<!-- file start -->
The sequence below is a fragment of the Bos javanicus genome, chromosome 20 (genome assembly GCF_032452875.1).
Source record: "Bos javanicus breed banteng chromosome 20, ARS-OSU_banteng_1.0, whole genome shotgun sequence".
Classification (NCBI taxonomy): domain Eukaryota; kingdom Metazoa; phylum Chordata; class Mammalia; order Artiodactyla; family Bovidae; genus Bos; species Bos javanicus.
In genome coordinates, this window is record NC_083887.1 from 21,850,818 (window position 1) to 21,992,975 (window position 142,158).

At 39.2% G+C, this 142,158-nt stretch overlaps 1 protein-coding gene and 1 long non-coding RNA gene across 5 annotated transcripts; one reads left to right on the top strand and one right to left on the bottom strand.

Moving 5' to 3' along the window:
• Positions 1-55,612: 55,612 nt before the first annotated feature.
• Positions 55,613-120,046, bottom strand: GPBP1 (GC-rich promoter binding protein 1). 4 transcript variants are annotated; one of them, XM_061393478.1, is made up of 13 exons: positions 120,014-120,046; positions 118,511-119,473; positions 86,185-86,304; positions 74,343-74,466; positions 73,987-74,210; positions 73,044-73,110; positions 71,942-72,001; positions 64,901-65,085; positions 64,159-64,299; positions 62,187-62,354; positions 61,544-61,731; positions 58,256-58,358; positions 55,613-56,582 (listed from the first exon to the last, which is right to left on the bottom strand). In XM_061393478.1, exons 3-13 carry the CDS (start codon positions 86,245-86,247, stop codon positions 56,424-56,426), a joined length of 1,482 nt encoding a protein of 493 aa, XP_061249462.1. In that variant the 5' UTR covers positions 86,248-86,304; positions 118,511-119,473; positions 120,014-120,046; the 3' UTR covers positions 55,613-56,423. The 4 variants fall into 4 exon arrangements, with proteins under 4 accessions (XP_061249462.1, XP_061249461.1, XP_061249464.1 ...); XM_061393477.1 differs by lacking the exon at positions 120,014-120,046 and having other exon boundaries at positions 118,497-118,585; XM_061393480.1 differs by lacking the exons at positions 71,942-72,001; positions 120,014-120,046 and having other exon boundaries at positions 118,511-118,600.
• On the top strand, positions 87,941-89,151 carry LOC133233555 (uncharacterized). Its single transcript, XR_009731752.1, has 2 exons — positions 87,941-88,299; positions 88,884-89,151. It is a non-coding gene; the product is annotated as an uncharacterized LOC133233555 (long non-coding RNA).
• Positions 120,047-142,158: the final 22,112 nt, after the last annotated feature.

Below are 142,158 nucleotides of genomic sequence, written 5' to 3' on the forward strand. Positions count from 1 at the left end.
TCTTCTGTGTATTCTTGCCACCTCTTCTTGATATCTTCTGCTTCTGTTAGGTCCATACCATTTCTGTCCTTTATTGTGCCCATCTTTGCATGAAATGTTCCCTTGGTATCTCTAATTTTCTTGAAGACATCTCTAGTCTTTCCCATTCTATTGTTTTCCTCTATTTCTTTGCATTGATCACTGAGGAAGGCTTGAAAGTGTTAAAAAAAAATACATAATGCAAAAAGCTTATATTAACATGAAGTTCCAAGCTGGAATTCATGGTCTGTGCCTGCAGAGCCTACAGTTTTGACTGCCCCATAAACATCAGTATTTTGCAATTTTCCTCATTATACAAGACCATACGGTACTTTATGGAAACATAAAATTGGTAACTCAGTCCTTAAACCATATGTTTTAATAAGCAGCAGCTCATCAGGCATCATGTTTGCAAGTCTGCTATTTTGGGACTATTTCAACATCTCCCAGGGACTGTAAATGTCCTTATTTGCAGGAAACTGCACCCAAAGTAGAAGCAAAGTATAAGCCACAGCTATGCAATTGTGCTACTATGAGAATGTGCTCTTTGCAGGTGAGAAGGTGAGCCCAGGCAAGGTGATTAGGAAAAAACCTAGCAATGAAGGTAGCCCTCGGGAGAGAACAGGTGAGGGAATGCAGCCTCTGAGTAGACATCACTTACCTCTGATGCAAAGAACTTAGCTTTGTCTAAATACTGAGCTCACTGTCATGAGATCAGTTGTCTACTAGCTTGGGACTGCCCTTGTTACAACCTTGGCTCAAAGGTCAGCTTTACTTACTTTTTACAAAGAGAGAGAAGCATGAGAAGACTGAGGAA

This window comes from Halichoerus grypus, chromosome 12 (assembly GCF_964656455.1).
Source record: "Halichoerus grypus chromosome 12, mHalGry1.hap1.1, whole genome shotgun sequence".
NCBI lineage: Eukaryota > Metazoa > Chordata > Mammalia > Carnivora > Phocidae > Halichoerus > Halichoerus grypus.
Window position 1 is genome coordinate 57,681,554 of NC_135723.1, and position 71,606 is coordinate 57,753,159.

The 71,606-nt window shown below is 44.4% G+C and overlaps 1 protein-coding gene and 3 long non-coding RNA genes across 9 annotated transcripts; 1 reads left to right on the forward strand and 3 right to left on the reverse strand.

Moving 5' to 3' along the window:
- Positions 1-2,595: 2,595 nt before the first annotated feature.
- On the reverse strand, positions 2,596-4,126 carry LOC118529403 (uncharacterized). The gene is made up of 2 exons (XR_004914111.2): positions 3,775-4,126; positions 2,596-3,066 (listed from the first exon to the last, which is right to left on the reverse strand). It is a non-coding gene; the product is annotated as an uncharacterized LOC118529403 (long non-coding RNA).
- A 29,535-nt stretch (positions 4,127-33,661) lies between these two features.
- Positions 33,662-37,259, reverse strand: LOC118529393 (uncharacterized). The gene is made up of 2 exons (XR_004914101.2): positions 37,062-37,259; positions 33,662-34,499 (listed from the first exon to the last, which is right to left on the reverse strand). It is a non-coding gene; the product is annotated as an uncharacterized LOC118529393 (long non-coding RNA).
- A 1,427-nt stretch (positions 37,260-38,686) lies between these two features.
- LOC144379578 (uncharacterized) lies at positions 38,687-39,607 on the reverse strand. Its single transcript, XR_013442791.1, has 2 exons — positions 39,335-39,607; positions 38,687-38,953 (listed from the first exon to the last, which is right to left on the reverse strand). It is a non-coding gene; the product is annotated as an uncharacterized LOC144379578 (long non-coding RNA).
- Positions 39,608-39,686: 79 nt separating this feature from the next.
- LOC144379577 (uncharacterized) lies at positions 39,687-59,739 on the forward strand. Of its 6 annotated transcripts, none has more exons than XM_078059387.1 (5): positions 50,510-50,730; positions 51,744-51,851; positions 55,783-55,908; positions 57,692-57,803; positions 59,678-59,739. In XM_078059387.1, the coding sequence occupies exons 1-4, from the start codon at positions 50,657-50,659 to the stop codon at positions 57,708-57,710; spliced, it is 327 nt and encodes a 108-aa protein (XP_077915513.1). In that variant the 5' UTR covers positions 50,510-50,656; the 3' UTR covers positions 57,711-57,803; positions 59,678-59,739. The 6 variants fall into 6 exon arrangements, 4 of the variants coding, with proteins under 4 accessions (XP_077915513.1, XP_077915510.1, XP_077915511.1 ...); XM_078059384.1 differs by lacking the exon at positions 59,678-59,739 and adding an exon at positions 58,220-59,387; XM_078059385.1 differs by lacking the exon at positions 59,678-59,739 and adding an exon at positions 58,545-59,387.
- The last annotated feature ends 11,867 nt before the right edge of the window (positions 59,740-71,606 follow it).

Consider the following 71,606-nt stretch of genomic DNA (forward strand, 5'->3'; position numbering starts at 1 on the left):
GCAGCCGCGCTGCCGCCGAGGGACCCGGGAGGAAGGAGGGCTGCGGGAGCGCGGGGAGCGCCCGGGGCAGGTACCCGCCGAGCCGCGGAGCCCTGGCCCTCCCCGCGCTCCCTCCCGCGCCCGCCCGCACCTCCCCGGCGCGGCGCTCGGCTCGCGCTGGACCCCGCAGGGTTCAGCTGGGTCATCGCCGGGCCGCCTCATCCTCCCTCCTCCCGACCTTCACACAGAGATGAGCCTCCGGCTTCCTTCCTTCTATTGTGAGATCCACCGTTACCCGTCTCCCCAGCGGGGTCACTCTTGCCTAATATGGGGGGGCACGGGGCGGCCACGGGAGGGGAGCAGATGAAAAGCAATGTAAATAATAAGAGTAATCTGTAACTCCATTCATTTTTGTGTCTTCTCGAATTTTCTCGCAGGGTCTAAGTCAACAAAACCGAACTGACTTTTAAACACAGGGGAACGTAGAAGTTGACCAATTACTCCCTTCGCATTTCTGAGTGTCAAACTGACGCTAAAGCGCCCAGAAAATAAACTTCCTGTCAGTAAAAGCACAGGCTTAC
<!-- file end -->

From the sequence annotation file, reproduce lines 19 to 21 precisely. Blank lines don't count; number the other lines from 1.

- Positions 1-2,595: 2,595 nt before the first annotated feature.
- On the reverse strand, positions 2,596-4,126 carry LOC118529403 (uncharacterized). The gene is made up of 2 exons (XR_004914111.2): positions 3,775-4,126; positions 2,596-3,066 (listed from the first exon to the last, which is right to left on the reverse strand). It is a non-coding gene; the product is annotated as an uncharacterized LOC118529403 (long non-coding RNA).
- A 29,535-nt stretch (positions 4,127-33,661) lies between these two features.